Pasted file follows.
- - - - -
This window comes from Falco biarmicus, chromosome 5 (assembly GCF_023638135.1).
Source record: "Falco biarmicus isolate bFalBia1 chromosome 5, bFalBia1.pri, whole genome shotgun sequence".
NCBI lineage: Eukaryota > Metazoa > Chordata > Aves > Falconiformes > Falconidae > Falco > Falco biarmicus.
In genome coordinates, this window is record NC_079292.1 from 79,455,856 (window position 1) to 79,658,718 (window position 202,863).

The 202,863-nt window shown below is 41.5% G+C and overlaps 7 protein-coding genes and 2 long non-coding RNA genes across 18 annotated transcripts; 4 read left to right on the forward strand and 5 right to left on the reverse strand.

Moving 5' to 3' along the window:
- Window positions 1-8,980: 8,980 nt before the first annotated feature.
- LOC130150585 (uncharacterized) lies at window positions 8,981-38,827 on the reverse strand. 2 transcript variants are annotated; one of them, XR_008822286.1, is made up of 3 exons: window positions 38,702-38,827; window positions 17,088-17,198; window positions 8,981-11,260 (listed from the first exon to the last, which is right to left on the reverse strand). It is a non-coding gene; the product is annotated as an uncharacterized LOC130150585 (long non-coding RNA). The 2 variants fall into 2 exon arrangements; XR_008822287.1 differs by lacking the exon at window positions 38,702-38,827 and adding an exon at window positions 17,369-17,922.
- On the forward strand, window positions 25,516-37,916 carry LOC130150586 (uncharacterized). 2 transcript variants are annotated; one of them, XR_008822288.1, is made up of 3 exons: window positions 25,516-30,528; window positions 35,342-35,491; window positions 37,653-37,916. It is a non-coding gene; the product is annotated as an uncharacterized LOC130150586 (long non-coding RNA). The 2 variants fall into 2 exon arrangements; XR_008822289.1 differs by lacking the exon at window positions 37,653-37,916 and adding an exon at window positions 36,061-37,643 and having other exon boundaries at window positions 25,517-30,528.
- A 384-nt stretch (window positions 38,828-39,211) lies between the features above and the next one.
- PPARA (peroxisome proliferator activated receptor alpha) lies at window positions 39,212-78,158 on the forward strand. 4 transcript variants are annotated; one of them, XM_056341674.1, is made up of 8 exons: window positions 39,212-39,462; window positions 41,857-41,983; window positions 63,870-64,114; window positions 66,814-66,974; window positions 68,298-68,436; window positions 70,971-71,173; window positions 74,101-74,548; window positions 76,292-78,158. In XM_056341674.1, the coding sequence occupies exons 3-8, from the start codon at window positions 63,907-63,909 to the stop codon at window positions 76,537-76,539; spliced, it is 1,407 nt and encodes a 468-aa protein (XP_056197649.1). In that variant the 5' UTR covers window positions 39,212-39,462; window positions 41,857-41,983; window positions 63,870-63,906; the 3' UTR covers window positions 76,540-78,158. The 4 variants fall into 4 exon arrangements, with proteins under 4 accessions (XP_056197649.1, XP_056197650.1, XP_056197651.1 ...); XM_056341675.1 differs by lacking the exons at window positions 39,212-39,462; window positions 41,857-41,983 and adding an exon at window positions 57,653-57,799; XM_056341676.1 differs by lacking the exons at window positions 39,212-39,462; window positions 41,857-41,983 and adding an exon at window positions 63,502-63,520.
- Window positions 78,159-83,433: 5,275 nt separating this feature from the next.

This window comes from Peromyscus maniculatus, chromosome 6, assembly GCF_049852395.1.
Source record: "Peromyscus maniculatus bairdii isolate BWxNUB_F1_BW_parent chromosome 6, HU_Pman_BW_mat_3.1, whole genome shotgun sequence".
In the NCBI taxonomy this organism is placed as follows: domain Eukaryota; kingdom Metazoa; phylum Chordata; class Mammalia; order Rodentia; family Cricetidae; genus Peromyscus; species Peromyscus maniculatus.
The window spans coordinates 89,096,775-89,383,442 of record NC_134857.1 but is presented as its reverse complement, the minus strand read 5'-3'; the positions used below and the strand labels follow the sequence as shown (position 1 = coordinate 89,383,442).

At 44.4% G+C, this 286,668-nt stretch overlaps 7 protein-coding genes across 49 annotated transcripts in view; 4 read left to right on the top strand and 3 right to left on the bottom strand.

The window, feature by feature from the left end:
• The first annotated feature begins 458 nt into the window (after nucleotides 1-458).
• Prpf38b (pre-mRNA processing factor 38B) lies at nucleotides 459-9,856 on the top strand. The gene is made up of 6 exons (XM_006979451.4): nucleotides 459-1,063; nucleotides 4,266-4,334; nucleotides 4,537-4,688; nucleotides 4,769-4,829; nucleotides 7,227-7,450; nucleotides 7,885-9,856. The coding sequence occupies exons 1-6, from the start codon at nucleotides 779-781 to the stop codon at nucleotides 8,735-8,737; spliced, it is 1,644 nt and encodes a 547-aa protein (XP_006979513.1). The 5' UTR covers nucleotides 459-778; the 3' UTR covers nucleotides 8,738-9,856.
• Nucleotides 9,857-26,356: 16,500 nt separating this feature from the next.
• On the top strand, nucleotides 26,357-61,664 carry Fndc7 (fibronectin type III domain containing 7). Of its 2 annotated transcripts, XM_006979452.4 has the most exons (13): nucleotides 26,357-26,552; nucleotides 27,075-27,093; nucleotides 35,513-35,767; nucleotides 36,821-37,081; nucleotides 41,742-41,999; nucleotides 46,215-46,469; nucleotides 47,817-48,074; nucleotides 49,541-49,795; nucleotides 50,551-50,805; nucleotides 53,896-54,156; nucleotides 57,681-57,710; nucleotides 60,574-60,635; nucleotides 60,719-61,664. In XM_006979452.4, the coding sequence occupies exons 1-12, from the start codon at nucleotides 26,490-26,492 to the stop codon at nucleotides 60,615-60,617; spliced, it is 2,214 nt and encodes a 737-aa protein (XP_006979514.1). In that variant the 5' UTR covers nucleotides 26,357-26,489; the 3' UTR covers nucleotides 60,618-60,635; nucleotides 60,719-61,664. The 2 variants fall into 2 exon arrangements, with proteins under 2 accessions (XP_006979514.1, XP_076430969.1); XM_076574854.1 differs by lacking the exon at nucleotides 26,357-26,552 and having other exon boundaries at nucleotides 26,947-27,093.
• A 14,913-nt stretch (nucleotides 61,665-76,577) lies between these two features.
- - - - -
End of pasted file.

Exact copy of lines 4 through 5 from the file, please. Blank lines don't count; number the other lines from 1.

In genome coordinates, this window is record NC_079292.1 from 79,455,856 (window position 1) to 79,658,718 (window position 202,863).

The 202,863-nt window shown below is 41.5% G+C and overlaps 7 protein-coding genes and 2 long non-coding RNA genes across 18 annotated transcripts; 4 read left to right on the forward strand and 5 right to left on the reverse strand.